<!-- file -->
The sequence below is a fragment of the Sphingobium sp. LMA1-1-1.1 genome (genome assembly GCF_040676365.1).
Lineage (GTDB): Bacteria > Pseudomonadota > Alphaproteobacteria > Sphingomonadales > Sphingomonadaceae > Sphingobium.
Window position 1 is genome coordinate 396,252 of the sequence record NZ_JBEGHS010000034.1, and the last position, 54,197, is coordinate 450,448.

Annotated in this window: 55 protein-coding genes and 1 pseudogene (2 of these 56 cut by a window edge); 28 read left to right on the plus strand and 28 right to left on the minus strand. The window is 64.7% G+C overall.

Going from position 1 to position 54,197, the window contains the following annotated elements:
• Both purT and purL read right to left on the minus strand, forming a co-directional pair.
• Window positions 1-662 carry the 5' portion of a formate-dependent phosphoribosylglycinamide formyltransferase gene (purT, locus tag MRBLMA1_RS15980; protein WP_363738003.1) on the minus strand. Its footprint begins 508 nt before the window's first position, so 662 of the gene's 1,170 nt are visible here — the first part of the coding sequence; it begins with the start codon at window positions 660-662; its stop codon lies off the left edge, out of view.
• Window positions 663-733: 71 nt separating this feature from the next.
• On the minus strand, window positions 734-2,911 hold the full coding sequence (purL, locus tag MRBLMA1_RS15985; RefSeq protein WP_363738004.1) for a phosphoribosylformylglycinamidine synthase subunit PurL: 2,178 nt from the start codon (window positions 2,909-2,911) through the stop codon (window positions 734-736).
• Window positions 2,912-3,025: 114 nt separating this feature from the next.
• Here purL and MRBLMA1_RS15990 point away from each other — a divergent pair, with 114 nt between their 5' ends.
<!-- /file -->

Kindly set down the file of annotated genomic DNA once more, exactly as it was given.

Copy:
The sequence below is a fragment of the Sphingobium sp. LMA1-1-1.1 genome (genome assembly GCF_040676365.1).
Lineage (GTDB): Bacteria > Pseudomonadota > Alphaproteobacteria > Sphingomonadales > Sphingomonadaceae > Sphingobium.
Window position 1 is genome coordinate 396,252 of the sequence record NZ_JBEGHS010000034.1, and the last position, 54,197, is coordinate 450,448.

Annotated in this window: 55 protein-coding genes and 1 pseudogene (2 of these 56 cut by a window edge); 28 read left to right on the plus strand and 28 right to left on the minus strand. The window is 64.7% G+C overall.

Going from position 1 to position 54,197, the window contains the following annotated elements:
• Both purT and purL read right to left on the minus strand, forming a co-directional pair.
• Window positions 1-662 carry the 5' portion of a formate-dependent phosphoribosylglycinamide formyltransferase gene (purT, locus tag MRBLMA1_RS15980; protein WP_363738003.1) on the minus strand. Its footprint begins 508 nt before the window's first position, so 662 of the gene's 1,170 nt are visible here — the first part of the coding sequence; it begins with the start codon at window positions 660-662; its stop codon lies off the left edge, out of view.
• Window positions 663-733: 71 nt separating this feature from the next.
• On the minus strand, window positions 734-2,911 hold the full coding sequence (purL, locus tag MRBLMA1_RS15985; RefSeq protein WP_363738004.1) for a phosphoribosylformylglycinamidine synthase subunit PurL: 2,178 nt from the start codon (window positions 2,909-2,911) through the stop codon (window positions 734-736).
• Window positions 2,912-3,025: 114 nt separating this feature from the next.
• Here purL and MRBLMA1_RS15990 point away from each other — a divergent pair, with 114 nt between their 5' ends.